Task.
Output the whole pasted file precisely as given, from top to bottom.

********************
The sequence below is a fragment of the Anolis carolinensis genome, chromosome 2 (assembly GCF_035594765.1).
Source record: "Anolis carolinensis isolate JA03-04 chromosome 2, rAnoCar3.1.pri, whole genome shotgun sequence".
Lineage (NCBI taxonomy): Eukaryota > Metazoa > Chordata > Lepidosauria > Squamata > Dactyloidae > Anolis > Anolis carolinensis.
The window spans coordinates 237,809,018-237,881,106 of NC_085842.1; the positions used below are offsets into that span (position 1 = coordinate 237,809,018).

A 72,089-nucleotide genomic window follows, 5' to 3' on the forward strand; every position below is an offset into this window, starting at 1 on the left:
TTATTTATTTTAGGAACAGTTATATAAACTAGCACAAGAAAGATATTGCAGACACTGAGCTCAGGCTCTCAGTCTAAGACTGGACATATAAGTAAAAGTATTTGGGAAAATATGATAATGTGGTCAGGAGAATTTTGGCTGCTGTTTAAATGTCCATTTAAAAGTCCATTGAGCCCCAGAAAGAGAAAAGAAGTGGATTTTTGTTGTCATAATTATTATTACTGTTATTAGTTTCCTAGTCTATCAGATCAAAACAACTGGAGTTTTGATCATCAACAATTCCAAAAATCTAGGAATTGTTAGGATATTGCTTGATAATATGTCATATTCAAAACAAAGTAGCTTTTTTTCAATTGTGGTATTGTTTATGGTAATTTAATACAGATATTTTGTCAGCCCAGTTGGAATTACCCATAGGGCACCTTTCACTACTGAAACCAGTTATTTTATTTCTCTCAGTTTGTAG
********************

The sequence below is a fragment of the Anolis carolinensis genome, chromosome 2 (assembly GCF_035594765.1).
Source record: "Anolis carolinensis isolate JA03-04 chromosome 2, rAnoCar3.1.pri, whole genome shotgun sequence".
Lineage (NCBI taxonomy): Eukaryota > Metazoa > Chordata > Lepidosauria > Squamata > Dactyloidae > Anolis > Anolis carolinensis.
The window spans coordinates 237,809,018-237,881,106 of NC_085842.1; the positions used below are offsets into that span (position 1 = coordinate 237,809,018).

A 72,089-nucleotide genomic window follows, 5' to 3' on the forward strand; every position below is an offset into this window, starting at 1 on the left:
TTATTTATTTTAGGAACAGTTATATAAACTAGCACAAGAAAGATATTGCAGACACTGAGCTCAGGCTCTCAGTCTAAGACTGGACATATAAGTAAAAGTATTTGGGAAAATATGATAATGTGGTCAGGAGAATTTTGGCTGCTGTTTAAATGTCCATTTAAAAGTCCATTGAGCCCCAGAAAGAGAAAAGAAGTGGATTTTTGTTGTCATAATTATTATTACTGTTATTAGTTTCCTAGTCTATCAGATCAAAACAACTGGAGTTTTGATCATCAACAATTCCAAAAATCTAGGAATTGTTAGGATATTGCTTGATAATATGTCATATTCAAAACAAAGTAGCTTTTTTTCAATTGTGGTATTGTTTATGGTAATTTAATACAGATATTTTGTCAGCCCAGTTGGAATTACCCATAGGGCACCTTTCACTACTGAAACCAGTTATTTTATTTCTCTCAGTTTGTAG